User Guide

Getting Started

After installing the Civis API Python client and setting up your API key, you can now import the package civis:

>>> import civis

There are two entrypoints for working with the Civis API. The first is the civis namespace, which contains tools for typical workflows in a user friendly manner. For example, you may want to perform some transformation on your data in Python that might be tricky to code in SQL. This code downloads data from Civis, calculates the correlation between all the columns and then uploads the data back into Civis:

>>> df ="my_schema.my_table",
...                          database="database",
...                          use_pandas=True)
>>> correlation_matrix = df.corr()
>>> correlation_matrix["corr_var"] = correlation_matrix.index
>>> fut =,
...                                   database="database",
...                                   table="my_schema.my_correlations")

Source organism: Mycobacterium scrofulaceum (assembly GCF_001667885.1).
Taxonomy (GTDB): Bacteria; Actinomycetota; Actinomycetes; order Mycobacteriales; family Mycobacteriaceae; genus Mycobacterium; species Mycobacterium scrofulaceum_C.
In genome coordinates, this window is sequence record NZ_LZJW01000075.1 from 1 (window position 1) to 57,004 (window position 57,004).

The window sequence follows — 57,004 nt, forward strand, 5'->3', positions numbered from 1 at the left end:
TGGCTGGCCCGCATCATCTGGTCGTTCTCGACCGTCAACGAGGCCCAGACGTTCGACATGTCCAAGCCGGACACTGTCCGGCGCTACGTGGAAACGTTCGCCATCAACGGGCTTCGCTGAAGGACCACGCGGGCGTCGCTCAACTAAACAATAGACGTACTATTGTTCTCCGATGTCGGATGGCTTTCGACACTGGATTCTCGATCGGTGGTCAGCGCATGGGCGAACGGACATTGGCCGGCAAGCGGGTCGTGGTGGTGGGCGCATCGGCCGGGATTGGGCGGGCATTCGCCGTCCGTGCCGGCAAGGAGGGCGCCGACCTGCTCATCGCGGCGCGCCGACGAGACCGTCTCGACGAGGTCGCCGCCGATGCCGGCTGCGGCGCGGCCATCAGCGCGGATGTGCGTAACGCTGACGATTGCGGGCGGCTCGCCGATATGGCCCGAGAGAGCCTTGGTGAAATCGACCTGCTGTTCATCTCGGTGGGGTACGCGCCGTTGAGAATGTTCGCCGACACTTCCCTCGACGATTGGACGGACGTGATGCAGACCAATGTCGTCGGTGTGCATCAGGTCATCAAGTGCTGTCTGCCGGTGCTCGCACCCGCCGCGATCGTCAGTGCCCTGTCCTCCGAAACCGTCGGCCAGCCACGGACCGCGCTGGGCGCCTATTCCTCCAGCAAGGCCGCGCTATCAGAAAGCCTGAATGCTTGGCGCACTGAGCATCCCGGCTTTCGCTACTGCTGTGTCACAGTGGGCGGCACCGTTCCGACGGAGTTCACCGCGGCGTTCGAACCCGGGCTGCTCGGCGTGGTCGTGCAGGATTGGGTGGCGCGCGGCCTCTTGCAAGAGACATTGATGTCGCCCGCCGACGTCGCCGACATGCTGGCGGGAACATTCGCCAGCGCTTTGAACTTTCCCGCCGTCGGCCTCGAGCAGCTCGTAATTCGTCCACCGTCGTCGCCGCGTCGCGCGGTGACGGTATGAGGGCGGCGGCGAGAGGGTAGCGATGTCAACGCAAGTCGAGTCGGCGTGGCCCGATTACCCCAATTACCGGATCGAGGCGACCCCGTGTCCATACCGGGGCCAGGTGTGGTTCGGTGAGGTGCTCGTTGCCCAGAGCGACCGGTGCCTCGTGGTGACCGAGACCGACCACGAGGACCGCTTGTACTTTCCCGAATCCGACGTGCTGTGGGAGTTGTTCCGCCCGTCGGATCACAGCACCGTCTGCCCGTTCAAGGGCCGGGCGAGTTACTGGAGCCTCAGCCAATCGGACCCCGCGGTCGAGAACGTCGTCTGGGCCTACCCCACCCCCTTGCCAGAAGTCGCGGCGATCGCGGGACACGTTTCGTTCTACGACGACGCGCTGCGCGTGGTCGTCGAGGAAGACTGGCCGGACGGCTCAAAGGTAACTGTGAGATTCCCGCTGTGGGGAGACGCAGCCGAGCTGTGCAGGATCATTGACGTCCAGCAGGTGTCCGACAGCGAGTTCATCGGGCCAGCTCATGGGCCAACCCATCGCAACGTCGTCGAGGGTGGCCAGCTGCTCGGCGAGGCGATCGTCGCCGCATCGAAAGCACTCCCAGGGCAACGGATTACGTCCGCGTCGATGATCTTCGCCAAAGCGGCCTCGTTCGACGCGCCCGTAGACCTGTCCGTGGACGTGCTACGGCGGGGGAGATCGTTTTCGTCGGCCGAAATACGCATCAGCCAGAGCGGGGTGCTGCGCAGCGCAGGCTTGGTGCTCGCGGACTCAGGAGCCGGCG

>>> fut.result()

Civis Futures

In the code above, dataframe_to_civis() returns a special CivisFuture object. Making a request to the Civis API usually results in a long running job. To account for this, various functions in the civis namespace return a CivisFuture to allow you to process multiple long running jobs simultaneously. For instance, you may want to start many jobs in parallel and wait for them all to finish rather than wait for each job to finish before starting the next one.

The CivisFuture follows the concurrent.futures.Future API fairly closely. For example, calling result() on fut above forces the program to wait for the job started with dataframe_to_civis() to finish and returns the result or raises an exception.

You can create CivisFuture objects for many tasks (e.g., scripts, imports). Here, we will create a container script that does the simple task of printing the text “HELLO WORLD”, execute it, and then wait for it to finish.

>>> import civis
>>> import concurrent.futures
>>> client = civis.APIClient()
>>> # Create a container script. This is just a simple example. Futures can
>>> # also be used with SQL queries, imports, etc.
>>> response_script = client.scripts.post_containers(
...     required_resources={'cpu': 512, 'memory': 1024},
...     docker_command="echo 'HELLO WORLD'",
...     docker_image_name='civisanalytics/datascience-python')
>>> script_id =
>>> # Create a run in order to execute the script.
>>> response_run = client.scripts.post_containers_runs(script_id)
>>> run_id =
>>> # Create a future to represent the result of the run.
>>> future = civis.futures.CivisFuture(